Long-term on-orbit studies have proven that zero gravity weakens bones and muscles, and upsets calcium metabolism and immune systems. Most people have a continual stuffy nose or sinus problems, and a few people have dramatic, incurable motion sickness. Most colony designs would rotate in order to use inertial forces to simulate gravity. NASA studies with chickens and plants have proven that this is an effective physiological substitute for gravity. Turning one's head rapidly in such an environment causes a "tilt" to be sensed as one's inner ears move at different rotational rates. Centrifuge studies show that people get motion-sick in habitats with a rotational radius of less than 100 metres, or with a rotation rate above 3 rotations per minute. However, the same studies and statistical inference indicate that almost all people should be able to live comfortably in habitats with a rotational radius larger than 500 meters and below 1 RPM. Experienced persons were not merely more resistant to motion sickness, but could also use the effect to determine "spinward" and "antispinward" directions in the centrifuges.
Protection from radiation
Some very large space habitat designs could be effectively shielded from cosmic rays by their structure and air. Smaller habitats could be shielded by stationary (nonrotating) bags of rock. Sunlight could be admitted indirectly via mirrors in radiation-proof louvres, which would function in the same manner as a periscope.
- For instance, 4 metric tons per square meter of surface area could reduce radiation dosage to several mSv or less annually, below the rate of some populated high natural background areas on Earth. Alternative concepts based on active shielding are untested yet and more complex than such passive mass shielding, but usage of magnetic and/or electric fields to deflect particles could potentially greatly reduce mass requirements.
- If a space habitat is located at L4 or L5, then its orbit will take it outside of the protection of the Earth's magnetosphere for approximately two-thirds of the time (as happens with the Moon), putting residents at risk of proton exposure from the solar wind.
- See Health threat from cosmic rays
The colony is in a vacuum, and therefore resembles a giant thermos bottle. The sunlight to radiated energy ratio can be reduced and controlled with large venetian blinds. Habitats also need a convection would raise hot air "up" (toward the center), and cool air would fall down into the outer habitat. Some other designs would distribute coolants, such as chilled water from a central radiator.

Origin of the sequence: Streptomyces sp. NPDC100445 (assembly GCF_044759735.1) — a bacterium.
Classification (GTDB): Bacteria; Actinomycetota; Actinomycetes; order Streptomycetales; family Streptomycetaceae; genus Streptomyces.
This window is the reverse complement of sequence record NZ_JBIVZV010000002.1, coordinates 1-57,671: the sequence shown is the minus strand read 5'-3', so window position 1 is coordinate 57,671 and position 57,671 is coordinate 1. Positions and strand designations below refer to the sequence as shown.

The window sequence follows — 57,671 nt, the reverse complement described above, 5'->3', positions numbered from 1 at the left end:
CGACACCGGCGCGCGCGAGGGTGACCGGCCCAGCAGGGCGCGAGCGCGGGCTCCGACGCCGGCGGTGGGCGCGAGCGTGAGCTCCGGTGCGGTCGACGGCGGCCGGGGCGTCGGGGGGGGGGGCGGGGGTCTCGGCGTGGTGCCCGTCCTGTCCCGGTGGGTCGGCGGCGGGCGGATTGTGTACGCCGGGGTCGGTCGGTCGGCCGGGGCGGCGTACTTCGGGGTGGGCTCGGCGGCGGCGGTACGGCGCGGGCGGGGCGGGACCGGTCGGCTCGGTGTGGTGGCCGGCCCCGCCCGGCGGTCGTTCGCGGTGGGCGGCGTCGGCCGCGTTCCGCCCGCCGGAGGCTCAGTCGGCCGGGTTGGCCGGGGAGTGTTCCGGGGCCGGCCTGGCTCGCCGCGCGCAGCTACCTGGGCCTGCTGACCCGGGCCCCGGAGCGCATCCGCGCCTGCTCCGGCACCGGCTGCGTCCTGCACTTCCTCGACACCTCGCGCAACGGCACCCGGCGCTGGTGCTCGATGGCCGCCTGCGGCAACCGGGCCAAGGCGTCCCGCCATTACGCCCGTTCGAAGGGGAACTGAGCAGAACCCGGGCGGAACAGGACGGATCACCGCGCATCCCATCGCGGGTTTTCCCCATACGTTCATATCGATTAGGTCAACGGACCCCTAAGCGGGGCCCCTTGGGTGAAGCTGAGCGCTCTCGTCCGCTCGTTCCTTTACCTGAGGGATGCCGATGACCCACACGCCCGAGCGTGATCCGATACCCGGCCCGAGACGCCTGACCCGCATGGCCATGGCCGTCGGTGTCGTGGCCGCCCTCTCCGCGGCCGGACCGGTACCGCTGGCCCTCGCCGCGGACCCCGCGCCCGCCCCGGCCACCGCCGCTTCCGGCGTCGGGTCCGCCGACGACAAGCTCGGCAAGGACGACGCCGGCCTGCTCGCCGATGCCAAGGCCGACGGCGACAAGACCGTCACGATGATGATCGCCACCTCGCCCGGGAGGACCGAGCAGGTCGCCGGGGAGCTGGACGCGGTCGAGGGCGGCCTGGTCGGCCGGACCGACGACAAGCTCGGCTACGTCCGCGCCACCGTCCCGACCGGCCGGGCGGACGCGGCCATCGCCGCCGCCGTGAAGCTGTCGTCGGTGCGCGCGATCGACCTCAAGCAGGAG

Meteoroids and dust
The habitat would need to withstand potential impacts from space debris, meteoroids, dust, etc. Most meteoroids that strike the earth vaporize in the atmosphere. Without a thick protective atmosphere meteoroid strikes would pose a much greater risk to a space habitat. Radar will sweep the space around each habitat mapping the trajectory of debris and other man-made objects and allowing corrective actions to be taken to protect the habitat.
Most mirror geometries require something on the habitat to be aimed at the sun and so attitude control is necessary. The original O'Neill design used the two cylinders as momentum wheels to roll the colony, and pushed the sunward pivots together or apart to use precession to change their angle. Later designs rotated in the plane of their orbit, with their windows pointing at right angles to the sunlight, and used lightweight mirrors that could be steered with small electric motors to follow the sun.
Initial capital outlay
Even the smallest of the habitat designs mentioned below is more massive than the total mass of all items ever launched by mankind into Earth orbit. Prerequisites to building habitats are either cheaper launch costs or a mining and manufacturing base on the Moon or other body having low delta-v from the desired habitat location.
The optimal habitat orbits are still debated, and so orbital stationkeeping is probably a commercial issue. The lunar L4 and L5 orbits are now thought to be too far away from the moon and Earth. A more modern proposal is to use a two-to-one resonance orbit that alternately has a close, low-energy (cheap) approach to the moon, and then to the Earth. This provides quick, inexpensive access to both raw materials and the major market. Most colony designs plan to use electromagnetic tether propulsion, or mass drivers used as rocket motors. The advantage of these is that they either use no reaction mass at all, or use cheap reaction mass.
The High Frontier